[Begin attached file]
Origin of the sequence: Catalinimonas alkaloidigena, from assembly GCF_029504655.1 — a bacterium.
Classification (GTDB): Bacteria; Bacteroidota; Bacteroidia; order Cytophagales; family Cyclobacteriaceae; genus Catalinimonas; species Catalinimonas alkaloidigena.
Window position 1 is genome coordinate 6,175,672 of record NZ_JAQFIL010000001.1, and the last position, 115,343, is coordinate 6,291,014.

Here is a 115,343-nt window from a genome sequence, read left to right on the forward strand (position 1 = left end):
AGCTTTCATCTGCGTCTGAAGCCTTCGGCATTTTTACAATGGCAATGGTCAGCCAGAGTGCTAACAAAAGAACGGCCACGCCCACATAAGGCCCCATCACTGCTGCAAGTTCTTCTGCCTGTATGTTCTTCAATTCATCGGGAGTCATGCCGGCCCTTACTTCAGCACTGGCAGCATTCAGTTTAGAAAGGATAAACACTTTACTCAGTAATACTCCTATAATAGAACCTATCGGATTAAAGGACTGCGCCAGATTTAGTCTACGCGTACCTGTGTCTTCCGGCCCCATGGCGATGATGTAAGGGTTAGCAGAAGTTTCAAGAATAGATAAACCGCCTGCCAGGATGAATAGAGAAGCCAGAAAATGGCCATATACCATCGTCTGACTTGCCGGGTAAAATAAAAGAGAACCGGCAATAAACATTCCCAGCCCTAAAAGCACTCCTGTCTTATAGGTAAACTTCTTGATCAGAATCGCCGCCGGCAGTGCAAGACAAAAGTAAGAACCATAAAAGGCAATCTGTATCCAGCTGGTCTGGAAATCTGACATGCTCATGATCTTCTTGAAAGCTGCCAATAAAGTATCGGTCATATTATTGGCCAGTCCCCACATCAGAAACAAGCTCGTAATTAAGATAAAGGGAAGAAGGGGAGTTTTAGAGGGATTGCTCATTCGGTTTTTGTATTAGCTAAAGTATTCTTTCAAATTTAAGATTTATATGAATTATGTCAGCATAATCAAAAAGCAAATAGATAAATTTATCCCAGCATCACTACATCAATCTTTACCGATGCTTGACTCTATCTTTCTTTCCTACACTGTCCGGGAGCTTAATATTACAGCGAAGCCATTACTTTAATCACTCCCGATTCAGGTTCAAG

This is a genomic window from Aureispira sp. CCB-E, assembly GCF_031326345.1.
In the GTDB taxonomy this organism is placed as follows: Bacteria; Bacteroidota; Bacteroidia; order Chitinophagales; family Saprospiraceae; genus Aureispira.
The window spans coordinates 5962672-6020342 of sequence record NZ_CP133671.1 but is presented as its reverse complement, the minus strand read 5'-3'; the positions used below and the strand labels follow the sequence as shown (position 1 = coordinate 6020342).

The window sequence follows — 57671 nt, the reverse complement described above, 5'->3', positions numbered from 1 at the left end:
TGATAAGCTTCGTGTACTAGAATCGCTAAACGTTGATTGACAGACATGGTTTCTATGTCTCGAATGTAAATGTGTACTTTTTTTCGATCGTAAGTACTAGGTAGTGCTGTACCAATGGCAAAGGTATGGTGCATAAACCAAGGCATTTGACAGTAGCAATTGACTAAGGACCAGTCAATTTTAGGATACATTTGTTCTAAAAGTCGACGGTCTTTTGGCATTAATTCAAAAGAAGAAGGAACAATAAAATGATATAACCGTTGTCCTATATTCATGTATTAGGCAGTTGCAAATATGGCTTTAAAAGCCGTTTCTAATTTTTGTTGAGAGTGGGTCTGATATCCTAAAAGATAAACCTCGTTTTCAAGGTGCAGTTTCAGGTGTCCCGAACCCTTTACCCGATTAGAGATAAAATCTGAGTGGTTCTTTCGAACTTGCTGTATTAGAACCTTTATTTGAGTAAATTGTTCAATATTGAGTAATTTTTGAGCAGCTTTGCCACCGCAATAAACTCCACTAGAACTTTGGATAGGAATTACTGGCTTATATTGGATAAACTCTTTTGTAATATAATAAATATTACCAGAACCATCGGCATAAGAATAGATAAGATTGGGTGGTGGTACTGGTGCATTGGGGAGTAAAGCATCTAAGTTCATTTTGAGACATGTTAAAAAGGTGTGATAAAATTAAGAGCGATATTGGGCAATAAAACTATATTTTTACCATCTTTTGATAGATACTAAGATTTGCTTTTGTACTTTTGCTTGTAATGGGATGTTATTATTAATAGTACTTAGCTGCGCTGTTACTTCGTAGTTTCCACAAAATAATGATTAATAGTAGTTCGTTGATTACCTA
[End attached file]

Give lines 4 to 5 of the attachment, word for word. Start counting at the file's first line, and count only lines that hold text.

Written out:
Here is a 115,343-nt window from a genome sequence, read left to right on the forward strand (position 1 = left end):
AGCTTTCATCTGCGTCTGAAGCCTTCGGCATTTTTACAATGGCAATGGTCAGCCAGAGTGCTAACAAAAGAACGGCCACGCCCACATAAGGCCCCATCACTGCTGCAAGTTCTTCTGCCTGTATGTTCTTCAATTCATCGGGAGTCATGCCGGCCCTTACTTCAGCACTGGCAGCATTCAGTTTAGAAAGGATAAACACTTTACTCAGTAATACTCCTATAATAGAACCTATCGGATTAAAGGACTGCGCCAGATTTAGTCTACGCGTACCTGTGTCTTCCGGCCCCATGGCGATGATGTAAGGGTTAGCAGAAGTTTCAAGAATAGATAAACCGCCTGCCAGGATGAATAGAGAAGCCAGAAAATGGCCATATACCATCGTCTGACTTGCCGGGTAAAATAAAAGAGAACCGGCAATAAACATTCCCAGCCCTAAAAGCACTCCTGTCTTATAGGTAAACTTCTTGATCAGAATCGCCGCCGGCAGTGCAAGACAAAAGTAAGAACCATAAAAGGCAATCTGTATCCAGCTGGTCTGGAAATCTGACATGCTCATGATCTTCTTGAAAGCTGCCAATAAAGTATCGGTCATATTATTGGCCAGTCCCCACATCAGAAACAAGCTCGTAATTAAGATAAAGGGAAGAAGGGGAGTTTTAGAGGGATTGCTCATTCGGTTTTTGTATTAGCTAAAGTATTCTTTCAAATTTAAGATTTATATGAATTATGTCAGCATAATCAAAAAGCAAATAGATAAATTTATCCCAGCATCACTACATCAATCTTTACCGATGCTTGACTCTATCTTTCTTTCCTACACTGTCCGGGAGCTTAATATTACAGCGAAGCCATTACTTTAATCACTCCCGATTCAGGTTCAAG